Football, the craziness and the world
As the World Cup delivers triumph and tragedy on the field, it’s impossible to keep the politics from trickling in.
Carlos Monsivais, the Mexican writer, encapsulated the national mood when, as this summer, Mexico’s presidential elections and the World Cup coincide: “Football is first. Second is the craziness around football. Then there is the rest of the world.”
As this World Cup hurtles through its first whirlwind week of games, the same can be said for both the hosts, and, increasingly, everyone else.
Football deserves its top spot. We have had, so far: one game of truly exceptional football, Spain vs Ronaldo; two fabulous upsets, with Mexico beating Germany and Iceland getting a draw against Argentina (who were then pummelled 3-0 by Croatia on Thursday); an entirely unexpected rush of blood among the Russian squad whose two wins and eight goals have ignited a level of football fever not seen since the team made the semifinals of the 2008 European Championships. We have had no goalless draws, no obvious frontrunners, a victory for Africa (Senegal beating Poland), two for Asia (Japan and Iran), and, in Belgium and England, two often disappointing European sides who finally looked like they might be more than the sum of their parts.
The craziness, however, is catching up. Conventional national TV ratings for games are remarkable. In Iceland, 99.6 percent of viewers were watching their game with Argentina. England’s opening game with Tunisia attracted the biggest audience of the year by far, six million more than for the Royal Wedding in May. Even a cursory trawl through social media reveals that many – from a girl’s school in Senegal, to a nursery in rural Uruguay – are rearranging their schedule around these matches. No mere metaphor, football shook the earth in Mexico City, where the celebrations following Hirving Lozano’s winning goal against Germany registered on the city’s seismic monitors.
In Russia itself, the early colour has been provided by the large Iranian and Latin American contingents, above all the Peruvians and their fabulous diagonal red stripe shirts. Drawn from back home and across the Peruvian diaspora, with tickets or without, a trip to the nation’s first World Cup since 1982 has required, for many, emergency measures: credit card splurges, selling the car, taking redundancy or selling the family silver. One can only hope that a victory against Australia in their final group match might provide some consolation for their early exit from the World Cup.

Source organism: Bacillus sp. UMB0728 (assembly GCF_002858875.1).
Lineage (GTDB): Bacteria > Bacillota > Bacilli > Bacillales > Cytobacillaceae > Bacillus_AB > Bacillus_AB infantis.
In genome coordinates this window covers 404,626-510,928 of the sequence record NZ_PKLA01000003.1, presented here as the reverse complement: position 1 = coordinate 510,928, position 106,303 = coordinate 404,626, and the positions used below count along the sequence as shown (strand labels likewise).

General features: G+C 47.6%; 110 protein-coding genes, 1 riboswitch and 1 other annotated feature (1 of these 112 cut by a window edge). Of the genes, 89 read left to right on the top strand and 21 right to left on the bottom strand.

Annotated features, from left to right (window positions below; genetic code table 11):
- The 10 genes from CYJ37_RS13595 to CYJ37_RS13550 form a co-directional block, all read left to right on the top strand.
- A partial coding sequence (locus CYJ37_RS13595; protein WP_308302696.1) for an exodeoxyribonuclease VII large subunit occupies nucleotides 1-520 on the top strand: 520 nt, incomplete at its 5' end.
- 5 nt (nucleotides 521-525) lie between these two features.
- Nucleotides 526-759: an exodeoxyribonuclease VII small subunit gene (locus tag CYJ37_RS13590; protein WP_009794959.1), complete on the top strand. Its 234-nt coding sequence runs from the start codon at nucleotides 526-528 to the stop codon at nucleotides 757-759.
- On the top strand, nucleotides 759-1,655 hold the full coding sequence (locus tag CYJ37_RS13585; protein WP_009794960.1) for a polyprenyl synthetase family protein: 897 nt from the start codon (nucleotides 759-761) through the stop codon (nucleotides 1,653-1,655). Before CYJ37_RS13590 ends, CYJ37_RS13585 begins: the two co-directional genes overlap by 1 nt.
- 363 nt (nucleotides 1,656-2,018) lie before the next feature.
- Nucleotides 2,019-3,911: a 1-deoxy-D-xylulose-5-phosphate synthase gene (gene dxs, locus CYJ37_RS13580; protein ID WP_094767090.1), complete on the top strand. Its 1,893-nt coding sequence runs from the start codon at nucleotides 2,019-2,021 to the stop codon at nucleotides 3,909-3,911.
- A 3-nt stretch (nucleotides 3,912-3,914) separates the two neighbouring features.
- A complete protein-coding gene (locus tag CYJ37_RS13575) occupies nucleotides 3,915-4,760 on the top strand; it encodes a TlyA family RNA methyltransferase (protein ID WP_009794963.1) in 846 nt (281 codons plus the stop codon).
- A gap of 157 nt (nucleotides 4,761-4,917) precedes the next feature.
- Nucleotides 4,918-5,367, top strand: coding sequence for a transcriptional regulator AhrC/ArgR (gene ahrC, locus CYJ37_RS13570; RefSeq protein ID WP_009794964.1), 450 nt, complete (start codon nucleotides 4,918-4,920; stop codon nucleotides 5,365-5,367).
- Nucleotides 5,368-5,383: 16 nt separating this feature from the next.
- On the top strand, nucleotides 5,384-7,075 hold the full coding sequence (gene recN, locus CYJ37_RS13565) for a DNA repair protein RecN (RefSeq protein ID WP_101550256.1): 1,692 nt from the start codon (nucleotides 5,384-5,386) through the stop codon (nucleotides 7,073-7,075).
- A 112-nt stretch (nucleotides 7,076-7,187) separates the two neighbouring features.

The Iranian and Mexican diasporas have also brought atmosphere and controversy: the latter, for their persistent homophobic chanting; the former for displaying banners in support of women still officially banned from watching men’s football in mixed viewing zones or stadiums. Iran’s opening victory against Morocco saw huge mixed crowds dance on the streets of every major city. In an extraordinary reversal of policy, their 1-0 defeat to Spain was watched in the Azadi Stadium in Tehran by a crowd that included thousands of women.
A lesser, but still significant transformation of public space is under way in Russia. Having long crushed any possibility of either unsavoury hooligan antics or public protest in World Cup cities, the nation’s security forces are, in the tourist zones at any rate, in holiday mode, tolerating hitherto unacceptable levels of public assembly and drunkenness. The public reverie, initiated by visiting fans, has now been joined by the locals who, in the wake of Russia’s 3-1 win over Egypt, took to the streets to celebrate.
One could be forgiven for forgetting that another, rather less cosmopolitan world is out there, where families are being separated at the US border, or the Hungarian parliament criminalises helping asylum seekers. We should be grateful then to the organisers that they have jogged our memory by inviting none other than Sepp Blatter, once president of FIFA, currently banned from football activities by the organisation, to come and watch a couple of games. Better still, his host with the most, and with whom he has been dining, is Vitaly Mutko, Russia’s deputy prime minister. Previously head of the Sochi 2014 and World Cup 2018 organising committees, the Russian football federation, and a member of FIFA executive committee, he has resigned all his sporting positions since his central role in Russia’s state doping programme was made evident.
The real world has, of course, been present at the spectacle from the very start. The sudden withdrawal of rented space for FARE’s (Football Against Racism and Extremism) Diversity House in Saint Petersburg was a classic example of the ways in which Russia’s security services disrupt and undermine their opponents. Peter Tatchell’s one man demonstration in front of the Kremlin in support of LGBTQ rights in Russia was, for the long-standing activist, equally typical.
For the Russian government, these are just sideshows. Far more important was their decision to announce, over the opening days of the tournament, that they would be raising the country’s pension age (for men from 60 to 65, and for women from 55 to 63). In a country where a very considerable number of the poor households are reliant on this meagre but functioning wing of the Russian welfare system, this is hugely important. Opposition leader Alexei Navalny has called for protests in 20 non-World Cup cities, where some modicum of freedom of assembly might pertain. Even if they are permitted, one wonders what fraction of the coverage accorded to football they will receive, and if they will be policed with the same kind of laxity that the craziness around football has been receiving.